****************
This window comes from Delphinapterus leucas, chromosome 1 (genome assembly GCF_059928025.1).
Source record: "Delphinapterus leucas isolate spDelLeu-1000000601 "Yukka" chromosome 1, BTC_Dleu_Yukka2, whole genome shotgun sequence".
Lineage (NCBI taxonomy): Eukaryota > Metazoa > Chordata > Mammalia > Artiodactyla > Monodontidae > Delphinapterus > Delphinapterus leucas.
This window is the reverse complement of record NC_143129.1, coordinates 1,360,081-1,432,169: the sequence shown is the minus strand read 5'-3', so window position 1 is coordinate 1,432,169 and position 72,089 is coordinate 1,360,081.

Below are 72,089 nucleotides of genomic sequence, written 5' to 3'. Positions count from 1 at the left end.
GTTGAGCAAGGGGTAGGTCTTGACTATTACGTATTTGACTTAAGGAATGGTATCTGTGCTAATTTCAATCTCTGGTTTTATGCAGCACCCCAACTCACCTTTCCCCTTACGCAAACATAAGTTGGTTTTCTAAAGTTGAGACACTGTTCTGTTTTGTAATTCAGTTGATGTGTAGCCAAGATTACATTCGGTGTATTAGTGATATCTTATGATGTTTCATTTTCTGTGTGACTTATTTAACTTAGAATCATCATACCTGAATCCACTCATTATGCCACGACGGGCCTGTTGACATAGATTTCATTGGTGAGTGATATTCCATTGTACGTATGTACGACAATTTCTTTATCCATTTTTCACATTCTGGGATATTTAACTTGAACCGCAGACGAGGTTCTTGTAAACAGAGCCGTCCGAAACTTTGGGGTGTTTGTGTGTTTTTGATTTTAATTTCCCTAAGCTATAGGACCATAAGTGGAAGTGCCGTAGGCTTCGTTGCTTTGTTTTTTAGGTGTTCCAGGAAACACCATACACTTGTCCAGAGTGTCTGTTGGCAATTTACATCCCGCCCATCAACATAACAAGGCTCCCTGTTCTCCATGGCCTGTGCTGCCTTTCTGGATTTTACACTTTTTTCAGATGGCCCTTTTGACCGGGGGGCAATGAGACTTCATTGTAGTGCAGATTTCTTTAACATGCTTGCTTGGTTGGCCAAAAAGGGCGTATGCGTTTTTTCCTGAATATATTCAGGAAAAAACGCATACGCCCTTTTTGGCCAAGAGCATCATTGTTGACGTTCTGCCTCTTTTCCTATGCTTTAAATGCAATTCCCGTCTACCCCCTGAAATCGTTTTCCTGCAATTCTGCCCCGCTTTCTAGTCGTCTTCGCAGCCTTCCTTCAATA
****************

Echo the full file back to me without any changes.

This window comes from Delphinapterus leucas, chromosome 1 (genome assembly GCF_059928025.1).
Source record: "Delphinapterus leucas isolate spDelLeu-1000000601 "Yukka" chromosome 1, BTC_Dleu_Yukka2, whole genome shotgun sequence".
Lineage (NCBI taxonomy): Eukaryota > Metazoa > Chordata > Mammalia > Artiodactyla > Monodontidae > Delphinapterus > Delphinapterus leucas.
This window is the reverse complement of record NC_143129.1, coordinates 1,360,081-1,432,169: the sequence shown is the minus strand read 5'-3', so window position 1 is coordinate 1,432,169 and position 72,089 is coordinate 1,360,081.

Below are 72,089 nucleotides of genomic sequence, written 5' to 3'. Positions count from 1 at the left end.
GTTGAGCAAGGGGTAGGTCTTGACTATTACGTATTTGACTTAAGGAATGGTATCTGTGCTAATTTCAATCTCTGGTTTTATGCAGCACCCCAACTCACCTTTCCCCTTACGCAAACATAAGTTGGTTTTCTAAAGTTGAGACACTGTTCTGTTTTGTAATTCAGTTGATGTGTAGCCAAGATTACATTCGGTGTATTAGTGATATCTTATGATGTTTCATTTTCTGTGTGACTTATTTAACTTAGAATCATCATACCTGAATCCACTCATTATGCCACGACGGGCCTGTTGACATAGATTTCATTGGTGAGTGATATTCCATTGTACGTATGTACGACAATTTCTTTATCCATTTTTCACATTCTGGGATATTTAACTTGAACCGCAGACGAGGTTCTTGTAAACAGAGCCGTCCGAAACTTTGGGGTGTTTGTGTGTTTTTGATTTTAATTTCCCTAAGCTATAGGACCATAAGTGGAAGTGCCGTAGGCTTCGTTGCTTTGTTTTTTAGGTGTTCCAGGAAACACCATACACTTGTCCAGAGTGTCTGTTGGCAATTTACATCCCGCCCATCAACATAACAAGGCTCCCTGTTCTCCATGGCCTGTGCTGCCTTTCTGGATTTTACACTTTTTTCAGATGGCCCTTTTGACCGGGGGGCAATGAGACTTCATTGTAGTGCAGATTTCTTTAACATGCTTGCTTGGTTGGCCAAAAAGGGCGTATGCGTTTTTTCCTGAATATATTCAGGAAAAAACGCATACGCCCTTTTTGGCCAAGAGCATCATTGTTGACGTTCTGCCTCTTTTCCTATGCTTTAAATGCAATTCCCGTCTACCCCCTGAAATCGTTTTCCTGCAATTCTGCCCCGCTTTCTAGTCGTCTTCGCAGCCTTCCTTCAATA